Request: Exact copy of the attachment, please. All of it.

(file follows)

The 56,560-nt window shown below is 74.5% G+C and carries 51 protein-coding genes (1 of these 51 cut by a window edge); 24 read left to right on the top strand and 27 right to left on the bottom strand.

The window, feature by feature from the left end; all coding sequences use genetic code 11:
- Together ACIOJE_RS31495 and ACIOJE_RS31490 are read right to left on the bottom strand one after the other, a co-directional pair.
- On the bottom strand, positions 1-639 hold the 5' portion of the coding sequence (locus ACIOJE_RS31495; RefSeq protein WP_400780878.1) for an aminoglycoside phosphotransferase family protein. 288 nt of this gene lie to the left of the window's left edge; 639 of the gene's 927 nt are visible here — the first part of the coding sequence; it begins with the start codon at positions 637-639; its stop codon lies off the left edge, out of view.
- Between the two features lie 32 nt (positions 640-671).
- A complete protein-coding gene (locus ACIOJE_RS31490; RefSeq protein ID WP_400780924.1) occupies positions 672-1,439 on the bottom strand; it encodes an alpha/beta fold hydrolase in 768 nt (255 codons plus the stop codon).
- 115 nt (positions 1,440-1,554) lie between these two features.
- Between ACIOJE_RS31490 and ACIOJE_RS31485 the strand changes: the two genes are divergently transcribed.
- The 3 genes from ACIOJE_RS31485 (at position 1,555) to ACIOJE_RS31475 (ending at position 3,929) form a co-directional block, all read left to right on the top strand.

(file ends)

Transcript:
The 56,560-nt window shown below is 74.5% G+C and carries 51 protein-coding genes (1 of these 51 cut by a window edge); 24 read left to right on the top strand and 27 right to left on the bottom strand.

The window, feature by feature from the left end; all coding sequences use genetic code 11:
- Together ACIOJE_RS31495 and ACIOJE_RS31490 are read right to left on the bottom strand one after the other, a co-directional pair.
- On the bottom strand, positions 1-639 hold the 5' portion of the coding sequence (locus ACIOJE_RS31495; RefSeq protein WP_400780878.1) for an aminoglycoside phosphotransferase family protein. 288 nt of this gene lie to the left of the window's left edge; 639 of the gene's 927 nt are visible here — the first part of the coding sequence; it begins with the start codon at positions 637-639; its stop codon lies off the left edge, out of view.
- Between the two features lie 32 nt (positions 640-671).
- A complete protein-coding gene (locus ACIOJE_RS31490; RefSeq protein ID WP_400780924.1) occupies positions 672-1,439 on the bottom strand; it encodes an alpha/beta fold hydrolase in 768 nt (255 codons plus the stop codon).
- 115 nt (positions 1,440-1,554) lie between these two features.
- Between ACIOJE_RS31490 and ACIOJE_RS31485 the strand changes: the two genes are divergently transcribed.
- The 3 genes from ACIOJE_RS31485 (at position 1,555) to ACIOJE_RS31475 (ending at position 3,929) form a co-directional block, all read left to right on the top strand.